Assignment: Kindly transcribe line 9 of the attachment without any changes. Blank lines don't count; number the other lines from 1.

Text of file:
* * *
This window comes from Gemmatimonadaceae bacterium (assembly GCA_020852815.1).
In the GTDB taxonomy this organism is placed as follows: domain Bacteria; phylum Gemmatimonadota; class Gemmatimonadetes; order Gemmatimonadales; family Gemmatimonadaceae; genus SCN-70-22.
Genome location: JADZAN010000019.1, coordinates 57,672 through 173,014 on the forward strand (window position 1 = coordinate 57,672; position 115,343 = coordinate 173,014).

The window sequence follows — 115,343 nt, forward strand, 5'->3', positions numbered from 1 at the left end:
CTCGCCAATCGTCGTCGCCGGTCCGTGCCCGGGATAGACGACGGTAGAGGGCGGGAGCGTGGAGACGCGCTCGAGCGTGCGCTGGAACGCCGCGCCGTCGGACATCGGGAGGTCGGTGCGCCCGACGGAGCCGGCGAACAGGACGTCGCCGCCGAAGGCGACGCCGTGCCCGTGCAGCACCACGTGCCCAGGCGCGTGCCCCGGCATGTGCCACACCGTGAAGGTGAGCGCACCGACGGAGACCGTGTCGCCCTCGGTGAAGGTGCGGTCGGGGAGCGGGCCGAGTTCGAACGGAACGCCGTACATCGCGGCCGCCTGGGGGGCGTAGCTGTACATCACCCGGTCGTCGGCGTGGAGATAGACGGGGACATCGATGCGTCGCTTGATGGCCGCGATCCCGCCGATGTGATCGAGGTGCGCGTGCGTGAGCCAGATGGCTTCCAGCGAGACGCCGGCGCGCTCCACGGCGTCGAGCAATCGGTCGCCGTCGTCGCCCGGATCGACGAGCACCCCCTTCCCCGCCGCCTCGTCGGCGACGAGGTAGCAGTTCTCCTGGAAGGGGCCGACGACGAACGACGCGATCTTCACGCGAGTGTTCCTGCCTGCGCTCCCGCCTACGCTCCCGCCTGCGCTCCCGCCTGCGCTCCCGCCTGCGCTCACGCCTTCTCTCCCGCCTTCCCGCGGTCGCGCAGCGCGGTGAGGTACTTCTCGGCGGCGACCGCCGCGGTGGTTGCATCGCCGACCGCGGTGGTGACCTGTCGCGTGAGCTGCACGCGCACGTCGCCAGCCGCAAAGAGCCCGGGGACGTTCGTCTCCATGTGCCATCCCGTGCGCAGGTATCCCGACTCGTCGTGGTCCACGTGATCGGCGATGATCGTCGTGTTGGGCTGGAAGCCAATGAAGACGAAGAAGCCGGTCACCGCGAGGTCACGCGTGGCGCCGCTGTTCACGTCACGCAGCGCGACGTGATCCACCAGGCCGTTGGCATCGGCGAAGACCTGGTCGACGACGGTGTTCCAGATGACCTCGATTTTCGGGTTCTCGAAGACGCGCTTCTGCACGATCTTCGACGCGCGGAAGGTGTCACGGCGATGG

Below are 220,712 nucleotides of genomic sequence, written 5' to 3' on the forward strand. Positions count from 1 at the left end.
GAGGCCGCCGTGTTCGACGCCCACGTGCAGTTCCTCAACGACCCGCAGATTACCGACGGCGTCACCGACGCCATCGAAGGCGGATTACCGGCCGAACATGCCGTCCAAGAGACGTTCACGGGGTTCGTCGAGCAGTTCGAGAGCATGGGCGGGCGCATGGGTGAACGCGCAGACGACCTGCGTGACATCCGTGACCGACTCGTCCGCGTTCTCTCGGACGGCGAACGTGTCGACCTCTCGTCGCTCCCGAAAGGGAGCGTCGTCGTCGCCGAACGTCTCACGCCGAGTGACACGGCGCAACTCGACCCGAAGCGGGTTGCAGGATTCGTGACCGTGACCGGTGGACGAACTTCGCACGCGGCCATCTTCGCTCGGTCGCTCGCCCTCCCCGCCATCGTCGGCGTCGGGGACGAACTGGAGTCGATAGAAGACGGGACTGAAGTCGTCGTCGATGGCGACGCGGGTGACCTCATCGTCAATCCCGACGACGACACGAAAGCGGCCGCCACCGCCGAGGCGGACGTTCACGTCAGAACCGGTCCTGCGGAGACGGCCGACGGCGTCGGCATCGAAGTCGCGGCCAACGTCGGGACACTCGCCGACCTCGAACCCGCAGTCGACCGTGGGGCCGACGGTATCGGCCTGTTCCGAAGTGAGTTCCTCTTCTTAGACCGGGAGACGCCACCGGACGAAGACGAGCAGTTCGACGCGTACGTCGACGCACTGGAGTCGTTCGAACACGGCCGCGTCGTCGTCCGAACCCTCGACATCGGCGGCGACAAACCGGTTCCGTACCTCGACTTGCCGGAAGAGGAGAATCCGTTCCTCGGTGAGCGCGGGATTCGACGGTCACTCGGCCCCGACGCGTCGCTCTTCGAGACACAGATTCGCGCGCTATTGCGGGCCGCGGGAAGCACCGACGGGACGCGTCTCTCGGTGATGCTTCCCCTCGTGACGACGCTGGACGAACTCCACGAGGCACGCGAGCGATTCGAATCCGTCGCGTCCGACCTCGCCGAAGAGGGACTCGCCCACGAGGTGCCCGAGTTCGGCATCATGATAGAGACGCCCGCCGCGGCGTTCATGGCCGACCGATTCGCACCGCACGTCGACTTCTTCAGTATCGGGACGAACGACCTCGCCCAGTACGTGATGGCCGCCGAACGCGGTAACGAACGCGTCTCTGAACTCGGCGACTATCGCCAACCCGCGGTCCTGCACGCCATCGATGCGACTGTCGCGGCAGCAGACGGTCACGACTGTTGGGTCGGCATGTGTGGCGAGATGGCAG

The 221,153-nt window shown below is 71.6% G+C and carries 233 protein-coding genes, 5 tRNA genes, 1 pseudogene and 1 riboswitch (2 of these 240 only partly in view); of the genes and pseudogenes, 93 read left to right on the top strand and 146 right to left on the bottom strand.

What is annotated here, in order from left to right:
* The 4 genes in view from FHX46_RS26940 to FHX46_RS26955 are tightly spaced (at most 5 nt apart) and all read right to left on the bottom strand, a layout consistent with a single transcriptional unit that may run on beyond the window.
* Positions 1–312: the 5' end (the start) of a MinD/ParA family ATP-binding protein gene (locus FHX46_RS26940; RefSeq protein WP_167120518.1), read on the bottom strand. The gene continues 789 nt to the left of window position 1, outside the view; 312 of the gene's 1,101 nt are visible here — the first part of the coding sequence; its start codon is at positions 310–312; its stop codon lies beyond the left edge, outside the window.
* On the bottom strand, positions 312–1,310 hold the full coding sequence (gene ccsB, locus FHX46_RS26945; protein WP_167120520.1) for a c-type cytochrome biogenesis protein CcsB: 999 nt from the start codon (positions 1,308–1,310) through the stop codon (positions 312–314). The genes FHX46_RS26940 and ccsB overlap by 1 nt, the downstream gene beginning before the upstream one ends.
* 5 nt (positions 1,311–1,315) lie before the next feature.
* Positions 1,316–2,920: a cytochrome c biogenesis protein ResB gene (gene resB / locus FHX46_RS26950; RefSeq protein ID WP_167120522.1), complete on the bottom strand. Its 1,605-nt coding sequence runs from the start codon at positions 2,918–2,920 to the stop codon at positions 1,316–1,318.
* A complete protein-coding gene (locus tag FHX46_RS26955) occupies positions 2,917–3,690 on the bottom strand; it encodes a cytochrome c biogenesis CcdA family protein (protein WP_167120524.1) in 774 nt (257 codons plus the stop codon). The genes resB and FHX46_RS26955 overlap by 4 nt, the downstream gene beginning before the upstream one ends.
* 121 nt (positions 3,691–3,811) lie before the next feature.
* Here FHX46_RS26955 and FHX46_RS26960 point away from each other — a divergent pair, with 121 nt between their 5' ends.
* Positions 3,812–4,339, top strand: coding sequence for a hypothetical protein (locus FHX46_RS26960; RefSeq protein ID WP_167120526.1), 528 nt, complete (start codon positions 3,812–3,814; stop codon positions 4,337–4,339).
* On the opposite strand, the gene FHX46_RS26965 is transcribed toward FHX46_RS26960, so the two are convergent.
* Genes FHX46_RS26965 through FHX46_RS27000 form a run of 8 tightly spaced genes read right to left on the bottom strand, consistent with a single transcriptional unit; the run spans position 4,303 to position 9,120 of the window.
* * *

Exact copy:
What is annotated here, in order from left to right: